For a more detailed discussion on the outcomes of the 2004 review, refer to Information Paper: Renovating the Established House Price Index, Nov 2005
(cat. no. 6417.0).
A second review of the HPI commenced in 2007. As a result, the method of stratification used to compile the index was refined (footnote 6
and the value weights were updated using quantity data from the 2006 Census of Population and Housing.
These changes were introduced in the December quarter 2008 issue of cat. no. 6416.0, with the new series (Series 2) being linked to the existing series (Series 1) in the March quarter 2008.
The most significant outcome of the 2012 review was the decision to publish two new indexes:
- the ADPI, an index covering flats, units and apartments plus semi-detached, row and terrace houses (i.e. attached dwellings); and
- the RPPI, an aggregation of the HPI and ADPI.
The review also implemented a number of other changes including:
- a change in the key figure from the HPI to the RPPI;
- the introduction of the TVDS, to be published quarterly as a key figure;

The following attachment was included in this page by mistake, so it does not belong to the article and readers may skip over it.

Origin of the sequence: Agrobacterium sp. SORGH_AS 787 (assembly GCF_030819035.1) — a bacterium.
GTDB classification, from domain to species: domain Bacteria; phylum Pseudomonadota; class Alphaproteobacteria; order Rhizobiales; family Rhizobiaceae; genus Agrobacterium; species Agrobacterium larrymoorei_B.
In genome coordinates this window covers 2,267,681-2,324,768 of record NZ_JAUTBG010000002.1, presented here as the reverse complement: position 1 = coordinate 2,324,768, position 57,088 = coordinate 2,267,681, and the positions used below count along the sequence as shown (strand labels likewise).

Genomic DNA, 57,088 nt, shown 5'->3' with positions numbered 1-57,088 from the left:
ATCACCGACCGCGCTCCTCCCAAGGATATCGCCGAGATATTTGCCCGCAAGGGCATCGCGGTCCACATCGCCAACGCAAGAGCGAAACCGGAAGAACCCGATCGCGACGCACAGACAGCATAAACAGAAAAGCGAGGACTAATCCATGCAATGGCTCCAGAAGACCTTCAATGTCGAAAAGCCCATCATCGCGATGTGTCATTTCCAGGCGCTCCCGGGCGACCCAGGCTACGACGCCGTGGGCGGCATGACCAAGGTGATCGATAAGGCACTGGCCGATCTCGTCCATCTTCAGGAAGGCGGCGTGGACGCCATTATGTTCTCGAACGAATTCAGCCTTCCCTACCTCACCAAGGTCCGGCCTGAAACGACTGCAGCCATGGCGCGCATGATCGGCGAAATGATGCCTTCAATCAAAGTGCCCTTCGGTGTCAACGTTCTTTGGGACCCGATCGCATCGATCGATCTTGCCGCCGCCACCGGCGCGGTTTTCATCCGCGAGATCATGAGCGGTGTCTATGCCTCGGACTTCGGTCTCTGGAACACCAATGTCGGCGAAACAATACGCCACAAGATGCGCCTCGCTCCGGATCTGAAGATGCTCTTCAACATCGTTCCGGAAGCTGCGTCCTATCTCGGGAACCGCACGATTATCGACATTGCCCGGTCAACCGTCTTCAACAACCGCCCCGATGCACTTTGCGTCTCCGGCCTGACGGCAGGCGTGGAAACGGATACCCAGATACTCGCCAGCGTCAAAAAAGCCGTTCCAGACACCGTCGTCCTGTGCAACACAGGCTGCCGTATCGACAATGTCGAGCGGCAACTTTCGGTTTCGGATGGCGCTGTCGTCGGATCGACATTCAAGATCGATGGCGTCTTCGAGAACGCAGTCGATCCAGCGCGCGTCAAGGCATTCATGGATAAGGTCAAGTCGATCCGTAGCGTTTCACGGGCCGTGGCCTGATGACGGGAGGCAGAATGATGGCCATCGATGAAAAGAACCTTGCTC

- the name of the publication was changed to Residential Property Price Indexes: Eight Capital Cities (cat. no. 6416.0);
- the geography of the indexes were aligned with the Australian Statistical Geography Standard (ASGS);
- the indexes were re-referenced to a new index reference period of 2011-12=100.0;
- the introduction of unstratified median prices and transfer counts for the rest of state and attached dwellings (in addition to established houses); and
- the weights and the variables used to stratify the indexes were updated using data from the 2011 Census.
These changes were introduced in the December quarter 2013 issue of cat. no. 6416.0, with the new series (Series 3) being linked to the existing series (Series 2) in the March quarter 2013.